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The diversification of life involved enormous increases in size and complexity. The evolutionary transitions from prokaryotes to unicellular eukaryotes to metazoans were accompanied by major innovations in metabolic design. Here we show that the scalings of metabolic rate, population growth rate, and production efficiency with body size have changed across(More)
Increases in the frequency, severity and duration of temperature extremes are anticipated in the near future. Although recent work suggests that changes in temperature variation will have disproportionately greater effects on species than changes to the mean, much of climate change research in ecology has focused on the impacts of mean temperature change.(More)
The biogeographic expansion of modern humans out of Africa began approximately 50,000 years ago. This expansion resulted in the colonization of most of the land area and habitats throughout the globe and in the replacement of preexisting hominid species. However, such rapid population growth and geographic spread is somewhat unexpected for a large primate(More)
Interference competition occurs when access to resources is negatively affected by the presence of other individuals. Within a species or population, this is known as mutual interference, and it is often modelled with a scaling exponent, m, on the number of predators. Originally, mutual interference was thought to vary along a continuum from prey dependence(More)
Population abundance is negatively related to body size for many types of organisms. Despite the ubiquity of size-density scaling relationships, we lack a general understanding of the underlying mechanisms. Although dynamic models suggest that it is possible to predict the intercept and slope of the scaling relationship from prior observations, this has(More)
The maximum power principle (MPP) states that biological systems organize to increase power whenever the system constraints allow. The MPP has the potential to explain a variety of ecological patterns because biological power (metabolism) is a component of all ecological interactions. I empirically tested the MPP by reanalyzing three two-species competition(More)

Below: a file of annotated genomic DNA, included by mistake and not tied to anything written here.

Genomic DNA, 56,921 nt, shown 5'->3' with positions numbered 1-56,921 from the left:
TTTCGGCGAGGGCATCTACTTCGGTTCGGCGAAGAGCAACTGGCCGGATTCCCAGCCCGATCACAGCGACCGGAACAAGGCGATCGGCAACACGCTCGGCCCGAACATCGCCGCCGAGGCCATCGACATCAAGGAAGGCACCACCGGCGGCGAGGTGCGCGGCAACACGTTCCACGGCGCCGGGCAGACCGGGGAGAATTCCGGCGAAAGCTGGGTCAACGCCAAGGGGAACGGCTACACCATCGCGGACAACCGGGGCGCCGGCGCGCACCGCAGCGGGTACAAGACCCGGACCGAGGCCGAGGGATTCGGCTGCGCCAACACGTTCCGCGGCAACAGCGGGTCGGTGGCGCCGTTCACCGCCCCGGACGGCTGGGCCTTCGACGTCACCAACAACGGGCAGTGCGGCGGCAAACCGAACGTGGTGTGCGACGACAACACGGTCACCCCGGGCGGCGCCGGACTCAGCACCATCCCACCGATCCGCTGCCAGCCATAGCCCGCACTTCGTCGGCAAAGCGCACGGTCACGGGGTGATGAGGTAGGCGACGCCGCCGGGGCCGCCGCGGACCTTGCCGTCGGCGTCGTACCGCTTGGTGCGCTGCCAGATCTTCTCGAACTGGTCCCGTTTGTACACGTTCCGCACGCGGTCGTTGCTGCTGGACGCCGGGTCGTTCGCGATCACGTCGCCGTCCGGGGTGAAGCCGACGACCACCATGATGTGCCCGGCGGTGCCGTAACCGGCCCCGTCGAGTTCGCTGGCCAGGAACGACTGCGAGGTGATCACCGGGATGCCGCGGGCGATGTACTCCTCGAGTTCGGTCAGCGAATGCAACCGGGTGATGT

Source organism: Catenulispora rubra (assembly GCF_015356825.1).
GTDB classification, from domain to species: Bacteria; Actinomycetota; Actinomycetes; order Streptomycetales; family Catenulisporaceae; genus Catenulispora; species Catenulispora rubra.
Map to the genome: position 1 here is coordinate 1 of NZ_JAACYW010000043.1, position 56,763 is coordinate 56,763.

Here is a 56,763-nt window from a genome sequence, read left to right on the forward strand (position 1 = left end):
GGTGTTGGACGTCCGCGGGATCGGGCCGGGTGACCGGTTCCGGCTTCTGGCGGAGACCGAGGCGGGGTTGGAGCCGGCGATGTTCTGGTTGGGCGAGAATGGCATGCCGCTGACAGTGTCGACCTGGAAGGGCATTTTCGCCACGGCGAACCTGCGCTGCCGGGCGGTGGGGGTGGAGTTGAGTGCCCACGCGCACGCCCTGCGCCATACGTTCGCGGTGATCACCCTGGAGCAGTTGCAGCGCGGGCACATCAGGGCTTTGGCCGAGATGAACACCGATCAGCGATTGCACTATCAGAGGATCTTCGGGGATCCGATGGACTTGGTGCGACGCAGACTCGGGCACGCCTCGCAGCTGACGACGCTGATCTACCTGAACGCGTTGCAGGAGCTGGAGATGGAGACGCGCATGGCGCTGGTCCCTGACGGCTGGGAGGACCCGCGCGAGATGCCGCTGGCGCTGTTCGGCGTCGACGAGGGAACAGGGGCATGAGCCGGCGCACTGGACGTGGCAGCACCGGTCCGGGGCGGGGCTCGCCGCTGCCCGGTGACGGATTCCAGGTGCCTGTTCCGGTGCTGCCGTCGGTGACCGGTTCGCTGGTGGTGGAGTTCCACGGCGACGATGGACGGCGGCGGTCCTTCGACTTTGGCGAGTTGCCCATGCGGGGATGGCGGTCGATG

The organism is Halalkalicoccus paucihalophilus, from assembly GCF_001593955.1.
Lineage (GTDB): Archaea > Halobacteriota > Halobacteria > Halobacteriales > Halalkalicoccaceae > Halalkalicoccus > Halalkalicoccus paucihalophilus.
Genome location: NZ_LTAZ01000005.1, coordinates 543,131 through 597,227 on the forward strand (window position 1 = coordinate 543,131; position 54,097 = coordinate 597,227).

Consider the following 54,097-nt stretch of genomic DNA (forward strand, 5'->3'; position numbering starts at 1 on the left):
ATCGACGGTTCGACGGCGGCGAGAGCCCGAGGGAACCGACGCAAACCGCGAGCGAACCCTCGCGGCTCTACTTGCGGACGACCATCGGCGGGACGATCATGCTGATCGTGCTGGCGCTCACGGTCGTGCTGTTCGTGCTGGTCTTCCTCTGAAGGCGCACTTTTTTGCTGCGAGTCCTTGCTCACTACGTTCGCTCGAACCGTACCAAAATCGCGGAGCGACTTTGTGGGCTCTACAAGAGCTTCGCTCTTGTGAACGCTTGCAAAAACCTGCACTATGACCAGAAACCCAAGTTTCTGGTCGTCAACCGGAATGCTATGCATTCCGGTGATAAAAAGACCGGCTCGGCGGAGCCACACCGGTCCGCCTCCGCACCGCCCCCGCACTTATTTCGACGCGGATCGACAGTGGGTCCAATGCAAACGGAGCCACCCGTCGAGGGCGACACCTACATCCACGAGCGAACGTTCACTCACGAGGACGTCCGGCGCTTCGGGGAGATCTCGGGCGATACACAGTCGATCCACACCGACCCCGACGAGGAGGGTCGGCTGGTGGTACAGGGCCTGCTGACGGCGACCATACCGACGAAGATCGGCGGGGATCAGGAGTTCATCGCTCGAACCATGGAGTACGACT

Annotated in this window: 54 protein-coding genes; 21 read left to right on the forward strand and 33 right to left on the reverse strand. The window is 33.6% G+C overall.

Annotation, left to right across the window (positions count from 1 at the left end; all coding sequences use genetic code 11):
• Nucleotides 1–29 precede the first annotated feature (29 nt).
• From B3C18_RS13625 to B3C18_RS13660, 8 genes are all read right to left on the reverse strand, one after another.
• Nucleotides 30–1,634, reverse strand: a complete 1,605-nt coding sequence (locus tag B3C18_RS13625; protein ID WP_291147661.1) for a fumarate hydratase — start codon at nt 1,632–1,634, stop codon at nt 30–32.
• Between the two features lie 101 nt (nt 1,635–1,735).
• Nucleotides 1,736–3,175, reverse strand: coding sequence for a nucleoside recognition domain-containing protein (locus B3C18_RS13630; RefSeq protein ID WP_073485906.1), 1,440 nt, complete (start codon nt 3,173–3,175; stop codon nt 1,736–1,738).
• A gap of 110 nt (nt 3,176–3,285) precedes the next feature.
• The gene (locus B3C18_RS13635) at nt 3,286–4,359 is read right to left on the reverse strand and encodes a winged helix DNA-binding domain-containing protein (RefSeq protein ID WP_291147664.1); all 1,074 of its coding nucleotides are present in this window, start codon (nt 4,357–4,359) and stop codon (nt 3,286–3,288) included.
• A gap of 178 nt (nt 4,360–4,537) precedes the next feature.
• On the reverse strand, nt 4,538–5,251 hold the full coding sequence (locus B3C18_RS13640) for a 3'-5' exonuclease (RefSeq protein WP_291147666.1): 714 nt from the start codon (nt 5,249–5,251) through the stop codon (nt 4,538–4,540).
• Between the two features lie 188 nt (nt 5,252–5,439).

Recent work indicates that the interaction between body-size-dependent demographic processes can generate macroecological patterns such as the scaling of population density with body size. In this study, we evaluate this possibility for grazing protists and also test whether demographic parameters in these models are correlated after controlling for body(More)
Optimal migration theory suggests specific scaling relationships between body size and migration speed for individual birds based on the minimization of time, energy, and risk. Here we test if the quantitative predictions originating from this theory can be detected when migration decisions are integrated across individuals. We estimated population-level(More)
A mechanistic understanding of the response of metabolic rate to temperature is essential for understanding thermal ecology and metabolic adaptation. Although the Arrhenius equation has been used to describe the effects of temperature on reaction rates and metabolic traits, it does not adequately describe two aspects of the thermal performance curve (TPC)(More)
Changing temperature can substantially shift ecological communities by altering the strength and stability of trophic interactions. Because many ecological rates are constrained by temperature, new approaches are required to understand how simultaneous changes in multiple rates alter the relative performance of species and their trophic interactions. We(More)